These growth factors are described in general in K. A. Fitzgerald et al., The Cytokine Facts Book (2d ed., Academic Press, San Diego, 2001). Specifically, the interleukins include IL-1, IL-2, IL-3, IL-4, IL-5, IL-6, IL-7, IL-8, IL-9, IL-10, IL-11, IL12, IL-13, IL-14, IL-15, IL-16, IL-17, and IL-18. IL-1 exists in two forms, IL-1α and IL-1β. IL-1α has 159 amino acids in the mature form in human and 156 in mouse; IL-1β has 153 amino acids in the mature form in human and 159 in mouse. IL-2 has 133 amino acids in the mature form in human and 149 in mouse. IL-3 has 133 amino acids in the mature form in human and 140 in mouse. IL-4 has 129 amino acids in the mature form in human and 120 in mouse. IL-5 has 115 amino acids in the mature form in human and 113 amino in mouse. IL-6 has 183 amino acids in the mature form in human and 187 in mouse. IL-7 has 152 amino acids in the mature form in human and 129 in mouse. IL-8 has 99 amino acids in the mature form in human. IL-9 has 126 amino acids in the mature form in human and 126 in mouse. IL-10 has 160 amino acids in the mature form in human and 160 in mouse. IL-11 has 178 amino acids in the mature form in human and 178 in mouse. IL-12 has 115 amino acids in the mature form in human and 113 amino in mouse. IL-13 has 112 amino acids in the mature form in human and 113 amino in mouse. IL-114 has 483 amino acids in the mature form in human. IL-15 has 113 amino acids in the mature form in human and 114 in mouse. IL-16 has 115 amino acids in the mature form in human and 113 amino in mouse. IL-17 has 132 amino acids in the mature form in human and 133 amino in mouse. IL-18 has 522 amino acids in the mature form in human and 519 in mouse.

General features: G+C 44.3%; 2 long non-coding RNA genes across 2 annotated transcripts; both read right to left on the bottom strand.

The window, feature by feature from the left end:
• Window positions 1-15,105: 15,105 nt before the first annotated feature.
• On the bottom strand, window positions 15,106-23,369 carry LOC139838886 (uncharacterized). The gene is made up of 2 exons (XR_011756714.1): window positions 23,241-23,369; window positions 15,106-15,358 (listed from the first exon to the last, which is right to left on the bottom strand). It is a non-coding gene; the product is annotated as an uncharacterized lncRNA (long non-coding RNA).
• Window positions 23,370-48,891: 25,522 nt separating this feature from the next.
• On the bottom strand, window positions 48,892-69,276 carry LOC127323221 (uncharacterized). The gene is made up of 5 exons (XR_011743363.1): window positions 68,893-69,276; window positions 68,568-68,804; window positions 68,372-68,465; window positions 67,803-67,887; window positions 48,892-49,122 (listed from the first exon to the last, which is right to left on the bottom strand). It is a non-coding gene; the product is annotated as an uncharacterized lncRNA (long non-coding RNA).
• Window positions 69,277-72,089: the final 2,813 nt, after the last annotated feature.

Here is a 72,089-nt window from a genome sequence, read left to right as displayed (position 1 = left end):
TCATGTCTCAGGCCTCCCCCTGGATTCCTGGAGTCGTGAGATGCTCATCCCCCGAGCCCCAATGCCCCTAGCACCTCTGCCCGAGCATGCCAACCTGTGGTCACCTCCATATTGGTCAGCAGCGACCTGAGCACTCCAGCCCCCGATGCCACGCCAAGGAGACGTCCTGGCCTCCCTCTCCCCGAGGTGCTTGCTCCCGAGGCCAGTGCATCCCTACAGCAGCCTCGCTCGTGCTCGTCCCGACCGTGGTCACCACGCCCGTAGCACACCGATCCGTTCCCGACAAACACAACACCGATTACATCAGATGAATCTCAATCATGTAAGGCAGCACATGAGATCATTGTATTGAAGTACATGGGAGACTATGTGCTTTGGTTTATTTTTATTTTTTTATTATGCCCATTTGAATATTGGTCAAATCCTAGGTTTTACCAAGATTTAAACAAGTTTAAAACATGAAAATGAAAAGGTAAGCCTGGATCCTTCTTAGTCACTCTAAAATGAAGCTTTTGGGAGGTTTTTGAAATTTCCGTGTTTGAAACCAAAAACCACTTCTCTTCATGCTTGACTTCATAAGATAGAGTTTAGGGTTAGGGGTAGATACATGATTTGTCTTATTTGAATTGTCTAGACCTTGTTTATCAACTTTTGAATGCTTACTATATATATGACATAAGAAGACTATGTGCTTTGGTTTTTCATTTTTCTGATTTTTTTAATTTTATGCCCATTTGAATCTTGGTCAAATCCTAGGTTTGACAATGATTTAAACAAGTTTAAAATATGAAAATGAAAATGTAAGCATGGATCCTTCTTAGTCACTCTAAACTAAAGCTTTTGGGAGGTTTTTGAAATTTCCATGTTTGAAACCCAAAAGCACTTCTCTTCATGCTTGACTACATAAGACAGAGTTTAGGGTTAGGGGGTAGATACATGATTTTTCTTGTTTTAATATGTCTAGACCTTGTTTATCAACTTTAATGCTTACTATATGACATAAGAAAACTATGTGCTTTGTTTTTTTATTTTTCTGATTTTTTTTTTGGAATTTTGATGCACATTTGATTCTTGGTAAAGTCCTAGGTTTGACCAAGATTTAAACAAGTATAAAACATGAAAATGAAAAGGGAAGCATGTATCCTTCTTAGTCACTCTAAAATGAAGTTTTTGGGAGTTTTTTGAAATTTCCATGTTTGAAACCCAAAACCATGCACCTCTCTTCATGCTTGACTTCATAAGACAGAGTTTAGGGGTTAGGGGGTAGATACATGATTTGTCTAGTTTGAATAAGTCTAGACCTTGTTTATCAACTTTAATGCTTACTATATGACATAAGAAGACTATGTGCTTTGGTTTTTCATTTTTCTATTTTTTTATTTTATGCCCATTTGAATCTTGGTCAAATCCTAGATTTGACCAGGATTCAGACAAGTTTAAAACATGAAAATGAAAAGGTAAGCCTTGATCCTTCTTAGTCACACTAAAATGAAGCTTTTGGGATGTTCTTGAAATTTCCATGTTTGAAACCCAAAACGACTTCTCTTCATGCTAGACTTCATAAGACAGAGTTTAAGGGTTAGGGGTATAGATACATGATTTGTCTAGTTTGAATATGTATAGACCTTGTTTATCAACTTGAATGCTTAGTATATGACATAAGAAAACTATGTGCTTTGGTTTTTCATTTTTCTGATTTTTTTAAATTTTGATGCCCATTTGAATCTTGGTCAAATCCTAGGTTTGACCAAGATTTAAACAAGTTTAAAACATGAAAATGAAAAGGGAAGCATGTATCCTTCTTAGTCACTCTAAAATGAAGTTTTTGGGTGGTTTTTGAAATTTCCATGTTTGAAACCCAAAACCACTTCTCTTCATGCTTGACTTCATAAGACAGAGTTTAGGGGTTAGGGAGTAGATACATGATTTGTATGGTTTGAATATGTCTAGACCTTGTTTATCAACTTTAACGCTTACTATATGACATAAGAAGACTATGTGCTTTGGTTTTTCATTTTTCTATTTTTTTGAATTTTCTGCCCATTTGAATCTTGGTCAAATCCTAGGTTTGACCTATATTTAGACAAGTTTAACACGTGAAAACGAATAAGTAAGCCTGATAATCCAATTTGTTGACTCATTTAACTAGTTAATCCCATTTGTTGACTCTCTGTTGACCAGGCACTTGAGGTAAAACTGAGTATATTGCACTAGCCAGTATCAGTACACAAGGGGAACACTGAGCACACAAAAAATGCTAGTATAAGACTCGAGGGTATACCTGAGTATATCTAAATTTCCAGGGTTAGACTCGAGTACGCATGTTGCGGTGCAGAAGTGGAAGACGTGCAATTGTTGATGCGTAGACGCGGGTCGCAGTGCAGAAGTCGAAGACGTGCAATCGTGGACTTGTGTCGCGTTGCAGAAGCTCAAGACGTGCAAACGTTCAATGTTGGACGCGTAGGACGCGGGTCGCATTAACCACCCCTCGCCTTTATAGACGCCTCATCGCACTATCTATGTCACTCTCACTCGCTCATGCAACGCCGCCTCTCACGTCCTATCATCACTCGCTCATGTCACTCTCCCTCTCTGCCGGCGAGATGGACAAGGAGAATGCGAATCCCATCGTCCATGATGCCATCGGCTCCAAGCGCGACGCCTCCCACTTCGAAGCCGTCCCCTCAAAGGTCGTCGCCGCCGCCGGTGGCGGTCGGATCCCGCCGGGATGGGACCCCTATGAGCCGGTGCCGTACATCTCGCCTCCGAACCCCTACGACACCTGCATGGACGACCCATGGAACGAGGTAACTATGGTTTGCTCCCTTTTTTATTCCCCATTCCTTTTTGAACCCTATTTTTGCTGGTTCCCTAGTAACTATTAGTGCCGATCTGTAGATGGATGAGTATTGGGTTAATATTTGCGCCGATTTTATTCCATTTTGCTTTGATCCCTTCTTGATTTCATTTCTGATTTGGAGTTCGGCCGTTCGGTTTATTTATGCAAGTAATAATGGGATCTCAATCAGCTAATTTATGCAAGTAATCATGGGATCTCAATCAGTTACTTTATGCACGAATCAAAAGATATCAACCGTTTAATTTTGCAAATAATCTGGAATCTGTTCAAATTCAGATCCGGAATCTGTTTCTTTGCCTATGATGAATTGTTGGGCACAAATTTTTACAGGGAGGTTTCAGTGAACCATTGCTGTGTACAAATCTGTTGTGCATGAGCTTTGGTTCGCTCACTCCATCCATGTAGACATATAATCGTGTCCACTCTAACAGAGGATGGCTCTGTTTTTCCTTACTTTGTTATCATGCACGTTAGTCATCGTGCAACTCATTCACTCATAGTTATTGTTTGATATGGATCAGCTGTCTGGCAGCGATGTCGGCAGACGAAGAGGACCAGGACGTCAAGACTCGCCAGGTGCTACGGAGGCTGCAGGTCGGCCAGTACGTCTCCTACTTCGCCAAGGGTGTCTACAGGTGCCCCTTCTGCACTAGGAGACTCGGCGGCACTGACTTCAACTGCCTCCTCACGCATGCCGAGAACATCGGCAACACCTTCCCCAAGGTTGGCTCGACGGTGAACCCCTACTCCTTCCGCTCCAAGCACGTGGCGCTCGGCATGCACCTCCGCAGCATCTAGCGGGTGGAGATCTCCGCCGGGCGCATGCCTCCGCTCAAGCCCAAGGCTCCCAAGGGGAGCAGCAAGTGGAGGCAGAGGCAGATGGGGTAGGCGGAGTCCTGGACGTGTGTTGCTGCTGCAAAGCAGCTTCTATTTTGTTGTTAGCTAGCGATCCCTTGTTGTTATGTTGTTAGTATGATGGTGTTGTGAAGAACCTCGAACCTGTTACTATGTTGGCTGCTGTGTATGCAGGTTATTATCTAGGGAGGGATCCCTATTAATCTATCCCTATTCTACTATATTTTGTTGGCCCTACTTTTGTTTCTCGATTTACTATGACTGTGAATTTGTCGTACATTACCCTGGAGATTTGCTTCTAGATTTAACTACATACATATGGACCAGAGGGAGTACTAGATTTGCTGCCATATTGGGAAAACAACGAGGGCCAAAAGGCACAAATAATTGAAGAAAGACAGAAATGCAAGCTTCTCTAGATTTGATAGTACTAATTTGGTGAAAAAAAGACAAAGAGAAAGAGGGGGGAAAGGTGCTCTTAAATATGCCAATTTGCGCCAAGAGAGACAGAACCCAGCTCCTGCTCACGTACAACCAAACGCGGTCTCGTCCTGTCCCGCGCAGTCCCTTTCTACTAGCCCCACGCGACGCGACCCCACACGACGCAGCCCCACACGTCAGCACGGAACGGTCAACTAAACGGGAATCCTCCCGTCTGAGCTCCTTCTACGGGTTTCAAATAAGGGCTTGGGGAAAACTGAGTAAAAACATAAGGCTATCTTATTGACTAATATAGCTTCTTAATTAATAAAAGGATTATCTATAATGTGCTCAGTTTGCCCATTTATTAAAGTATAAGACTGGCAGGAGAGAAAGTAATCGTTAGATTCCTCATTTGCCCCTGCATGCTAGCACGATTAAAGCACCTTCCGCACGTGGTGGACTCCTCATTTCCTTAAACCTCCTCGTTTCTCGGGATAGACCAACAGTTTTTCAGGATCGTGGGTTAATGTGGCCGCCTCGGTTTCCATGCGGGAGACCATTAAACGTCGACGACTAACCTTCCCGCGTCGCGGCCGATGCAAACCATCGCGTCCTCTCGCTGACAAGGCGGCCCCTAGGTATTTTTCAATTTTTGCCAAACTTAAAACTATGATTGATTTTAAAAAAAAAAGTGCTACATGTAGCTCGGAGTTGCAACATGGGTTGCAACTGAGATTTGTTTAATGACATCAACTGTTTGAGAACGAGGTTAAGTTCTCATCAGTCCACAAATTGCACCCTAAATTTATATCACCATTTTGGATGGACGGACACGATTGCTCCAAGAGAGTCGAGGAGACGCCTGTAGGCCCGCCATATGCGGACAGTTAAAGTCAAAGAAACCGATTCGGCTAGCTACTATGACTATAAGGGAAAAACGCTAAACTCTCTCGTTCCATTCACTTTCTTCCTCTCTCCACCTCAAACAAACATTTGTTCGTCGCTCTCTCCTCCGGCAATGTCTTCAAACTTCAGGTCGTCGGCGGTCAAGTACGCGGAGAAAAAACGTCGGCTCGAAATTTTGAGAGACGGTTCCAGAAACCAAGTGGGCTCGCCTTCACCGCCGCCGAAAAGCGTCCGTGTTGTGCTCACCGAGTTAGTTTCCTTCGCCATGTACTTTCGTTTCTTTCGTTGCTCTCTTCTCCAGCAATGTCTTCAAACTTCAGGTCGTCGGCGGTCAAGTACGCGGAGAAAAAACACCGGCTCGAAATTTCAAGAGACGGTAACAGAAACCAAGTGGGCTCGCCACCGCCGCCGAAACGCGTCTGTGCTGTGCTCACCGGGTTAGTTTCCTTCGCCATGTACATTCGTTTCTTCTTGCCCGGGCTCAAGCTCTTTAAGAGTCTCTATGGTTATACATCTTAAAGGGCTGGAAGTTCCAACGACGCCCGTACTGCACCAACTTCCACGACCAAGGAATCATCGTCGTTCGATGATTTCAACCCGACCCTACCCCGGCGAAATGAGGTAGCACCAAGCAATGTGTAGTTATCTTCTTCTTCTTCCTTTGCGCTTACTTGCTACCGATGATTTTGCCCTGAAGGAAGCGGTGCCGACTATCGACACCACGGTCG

The BMPs are described in further detail in the following publications: (1) F. P. Luyten et al., “Purification and Partial Amino Acid Sequence of Osteogenin, a Protein Initiating Bone Differentiation,” J. Biol. Chem. 264: 13377-13380 (1989); (2) E. Ozkaynak et al., “Murine Osteogenic Protein (OP-1): High Levels of mRNA in Kidney,” Biochem. Biophys. Res. Commun. 179: 116-123 (1991); (3) R. M. Harland et al., “The Transforming Growth Factor β Family and Induction of the Vertebrate Mesoderm: Bone Morphogenetic Proteins are Ventral Inducers,” Proc. Natl. Acad. Sci. USA 91: 10243-10246 (1994); (4) S. K. Maiti & G. R. Singh, “Bone Morphogenetic Proteins-Novel Regulators of Bone Formation,” Ind. J. Exp. Biol. 36: 237-244 (1998); (5) J. M. Wozney et al., “Novel Regulators of Bone Formation: Molecular Clones and Activities,” Science 242: 1528-1534 (1988); (6) D. M. Kingsley et al., “What Do BMPs Do in Mammals? Clues from the Mouse Short-Ear Mutation,” Trends Genet. 10: 16-21 (1994); (7) C. Scheufler et al., “Crystal Structure of Human Bone Morphogenetic Protein-2 at 2.7 A Resolution,” J. Mol. Biol. 287: 103-115 (1999); (8) J. Q. Feng et al., “Structure and Sequence of Mouse Bone Morphogenetic Protein-2 Gene (BMP-2): Comparison of the Structures and Promoter Regions of BMP-2 and BMP-4 Genes,” Biochim. Biophys. Acta 1218: 221-224 (1994); (9) N. Ghosh-Choudhury et al., “Expression of the BMP 2 Gene During Bone Cell Differentiation,” Crit. Rev. Eukaryot. Gene Expr. 4: 345-355 (1994); (10) B. L. Rosenzweig et al., “Cloning and Characterization of a Human Type II Receptor for Bone Morphogenetic Proteins,” Proc. Natl. Acad. Sci. USA 92: 7632-7636; (11) L. J. Jonk et al., “Identification and Functional Characterization of a Smad Binding Element (SBE) in the JunB Promoter That Acts as a Transforming Growth Factor-β, Activin, and Bone-Morphogenetic-Protein-Inducible Enhancer,” J. Biol. Chem. 273: 21145-21152 (1998); and (12) M. Kawabata et al., “Signal Transduction by Bone Morphogenetic Proteins,” Cytokine Growth Factor Rev. 9: 49-61 (1998). The BMPs represent a family of proteins that initiate, promote, and maintain cartilage and bone morphogenesis, differentiation and regeneration in both the developing embryo and the adult. There are more than 30 known BMPs, of which 15 are found in mammals. BMPs belong to the transforming growth factor β (TGFβ) superfamily, which includes TGFβs, activins/inhibins, Mullerian-inhibiting substance (MIS) and glial cell line-derived neurotrophic factor. Comparison and alignment of the amino acid sequences of BMPs reveal that BMPs, except for BMP-1, share a common structural motif that is distinct from the structure of BMP-1. These BMPs include BMP-2, BMP-3, BMP-3b, BMP4, BMP-5, BMP-6, BMP-7, BMP-8, BMP-8B, GDF-3, GDF-5, GDF-6, GDF-7, GDF-8, GDF9, GDF-10, and nodal. In this specification, the term “BMP,” without further qualification, is to be taken to include BMP-1; the term “BMP sharing a common structural motif is to be taken to include BMPs other than BMP-1. These BMPs sharing a common structural motif are disulfide-linked dimeric proteins. BMP-1 is not properly a BMP family member; rather it is a procollagen C proteinase related to Drosophila tolloid and which is postulated to regulate BMP activity through proteolysis of BMP antagonists/binding proteins.